The court asked the government to clarify what steps it had taken under the Code of Social Security of 2020. During the hearing, Justice Shah pointed out that many of the workers would be illiterate and unable to register online. It was a welfare government’s obligation to reach out to the workers, their employers and contractors.

The Labour Ministry, Mr. Mehta said, had started work on the database. He assured the court that he would talk to the Labour Secretary and get the necessary information on its status.

Mr. Bhushan interjected to say that the immediate handing out of dry rations and cooked food, however, during the second wave should not depend on the completion of this database.

‘90%-95% of mucormycosis patients are diabetics on steroids’ #GS3 #SnT

“Mucormycosis is not a communicable disease and 90%-95% of patients that we have with us currently are diabetics who were on steroids. We are also seeing the fungus early on in COVID patients which is proving to be a challenge.

Dr. Guleria, speaking at the Health Ministry press conference, added that early detection and hygiene were key to tackling the virus.

Mucormycosis is one of the general fungal infections being seen in recovering or recovered COVID-19 patients. The number of cases being reported is increasing, but it is not a communicable disease, meaning it does not spread from one person to another, like COVID-19 does.

‘Not correct term’

Dr. Guleria also said it is better not to use the term black fungus while talking of mucormycosis, as it leads to a lot of avoidable confusion.

Black fungus is another family; this term got associated with mucormycosis due to the presence of black dots among the culture of white fungal colonies. In general, there are various types of fungal infections such as candida, aspergillosis, cryptococcus, histoplasmosis and coccidioidomycosis. Mucormycosis, candida and aspergillosis are the ones observed more in those with low immunity.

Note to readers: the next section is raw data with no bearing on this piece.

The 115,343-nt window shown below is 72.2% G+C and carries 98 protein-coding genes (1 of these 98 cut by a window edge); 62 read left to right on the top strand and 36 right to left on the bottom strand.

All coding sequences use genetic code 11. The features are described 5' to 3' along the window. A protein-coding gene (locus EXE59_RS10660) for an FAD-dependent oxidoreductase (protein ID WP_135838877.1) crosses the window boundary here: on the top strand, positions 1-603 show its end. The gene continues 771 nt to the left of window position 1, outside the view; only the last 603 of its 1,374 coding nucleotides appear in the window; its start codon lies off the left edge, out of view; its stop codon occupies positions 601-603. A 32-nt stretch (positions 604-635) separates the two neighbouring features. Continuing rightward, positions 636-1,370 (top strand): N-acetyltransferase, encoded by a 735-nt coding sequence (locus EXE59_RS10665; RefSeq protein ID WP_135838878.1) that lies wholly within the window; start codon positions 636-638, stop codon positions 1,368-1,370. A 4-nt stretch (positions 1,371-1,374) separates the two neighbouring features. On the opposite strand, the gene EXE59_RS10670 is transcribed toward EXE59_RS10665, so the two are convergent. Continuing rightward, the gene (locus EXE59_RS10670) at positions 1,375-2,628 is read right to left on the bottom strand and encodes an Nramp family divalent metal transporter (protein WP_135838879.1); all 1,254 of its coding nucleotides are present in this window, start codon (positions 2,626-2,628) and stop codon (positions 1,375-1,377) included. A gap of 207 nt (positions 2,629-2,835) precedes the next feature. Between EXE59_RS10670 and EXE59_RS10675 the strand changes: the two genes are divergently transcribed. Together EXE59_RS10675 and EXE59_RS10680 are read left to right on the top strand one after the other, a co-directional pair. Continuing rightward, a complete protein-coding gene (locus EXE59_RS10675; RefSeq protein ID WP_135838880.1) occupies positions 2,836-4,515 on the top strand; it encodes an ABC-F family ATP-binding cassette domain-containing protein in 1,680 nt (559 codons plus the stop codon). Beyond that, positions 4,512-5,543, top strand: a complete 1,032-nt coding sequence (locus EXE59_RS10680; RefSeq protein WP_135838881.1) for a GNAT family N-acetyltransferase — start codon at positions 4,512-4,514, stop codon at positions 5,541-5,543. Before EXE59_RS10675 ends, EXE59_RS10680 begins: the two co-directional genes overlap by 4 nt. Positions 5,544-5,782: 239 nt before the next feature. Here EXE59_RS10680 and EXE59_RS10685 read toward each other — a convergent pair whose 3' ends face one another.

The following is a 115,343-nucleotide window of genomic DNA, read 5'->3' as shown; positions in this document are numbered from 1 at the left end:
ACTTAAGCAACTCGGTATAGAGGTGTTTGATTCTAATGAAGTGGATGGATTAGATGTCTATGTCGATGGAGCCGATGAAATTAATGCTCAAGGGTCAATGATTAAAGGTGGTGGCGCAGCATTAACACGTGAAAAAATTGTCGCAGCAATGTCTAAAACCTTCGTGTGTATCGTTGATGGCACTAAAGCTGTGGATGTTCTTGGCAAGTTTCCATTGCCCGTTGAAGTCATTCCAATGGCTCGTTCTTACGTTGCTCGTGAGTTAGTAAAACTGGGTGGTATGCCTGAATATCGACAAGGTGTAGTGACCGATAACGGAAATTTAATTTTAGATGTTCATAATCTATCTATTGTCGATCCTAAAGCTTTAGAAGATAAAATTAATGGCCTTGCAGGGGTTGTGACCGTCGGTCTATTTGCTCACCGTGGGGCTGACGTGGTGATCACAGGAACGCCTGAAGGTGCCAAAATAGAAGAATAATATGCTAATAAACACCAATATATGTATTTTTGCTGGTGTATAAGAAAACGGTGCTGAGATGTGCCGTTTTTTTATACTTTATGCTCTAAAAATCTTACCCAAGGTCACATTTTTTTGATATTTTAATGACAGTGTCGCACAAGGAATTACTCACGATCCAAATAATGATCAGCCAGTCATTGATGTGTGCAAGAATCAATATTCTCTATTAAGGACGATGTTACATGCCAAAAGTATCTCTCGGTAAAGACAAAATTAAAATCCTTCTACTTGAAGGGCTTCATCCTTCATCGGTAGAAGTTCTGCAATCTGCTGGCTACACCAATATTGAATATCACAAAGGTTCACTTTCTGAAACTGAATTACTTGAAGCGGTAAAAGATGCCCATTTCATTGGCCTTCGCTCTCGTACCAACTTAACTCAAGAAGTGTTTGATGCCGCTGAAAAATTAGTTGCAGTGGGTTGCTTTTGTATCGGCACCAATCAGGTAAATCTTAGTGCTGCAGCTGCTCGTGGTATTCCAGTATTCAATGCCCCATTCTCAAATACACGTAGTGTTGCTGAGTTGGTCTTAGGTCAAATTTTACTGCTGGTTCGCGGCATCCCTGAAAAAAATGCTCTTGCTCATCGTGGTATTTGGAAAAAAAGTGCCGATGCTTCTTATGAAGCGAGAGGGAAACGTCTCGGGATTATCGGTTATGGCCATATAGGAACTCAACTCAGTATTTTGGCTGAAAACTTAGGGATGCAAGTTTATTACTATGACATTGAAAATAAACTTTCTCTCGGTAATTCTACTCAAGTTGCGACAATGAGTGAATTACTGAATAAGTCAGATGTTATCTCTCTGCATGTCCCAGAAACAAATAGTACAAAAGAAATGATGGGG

“Many patients taking treatment at home, who were not on oxygen therapy, have also been found to get infected with mucormycosis. So there is no definite link between oxygen therapy and catching the infection.

Stating that the anti-fungal treatment is long drawn over many weeks, Dr Guleria said that was proving to be challenging for hospitals, since COVID-positive patients and COVID-negative patients who catch mucormycosis need to be housed in separate hospital wards. Surgery also needs to be done judiciously since aggressive surgery for mucormycosis can have adverse outcomes for COVID patients.

“Maintaining proper hygiene is very important for diabetic patients since chances of opportunistic infection is very high in such patients. Those using oxygen concentrators should ensure cleaning of humidifiers regularly,” he said.

Post-COVID issues

“Besides this, even among those recovering we are seeing symptoms including chronic fatigue, joint pains, headaches, brain fog, cough etc. for anywhere from 4 to 12 weeks. As our knowledge of the virus is growing, doctors are able to help the recovering patients who need to keep an eye-out for any post-COVID symptoms.”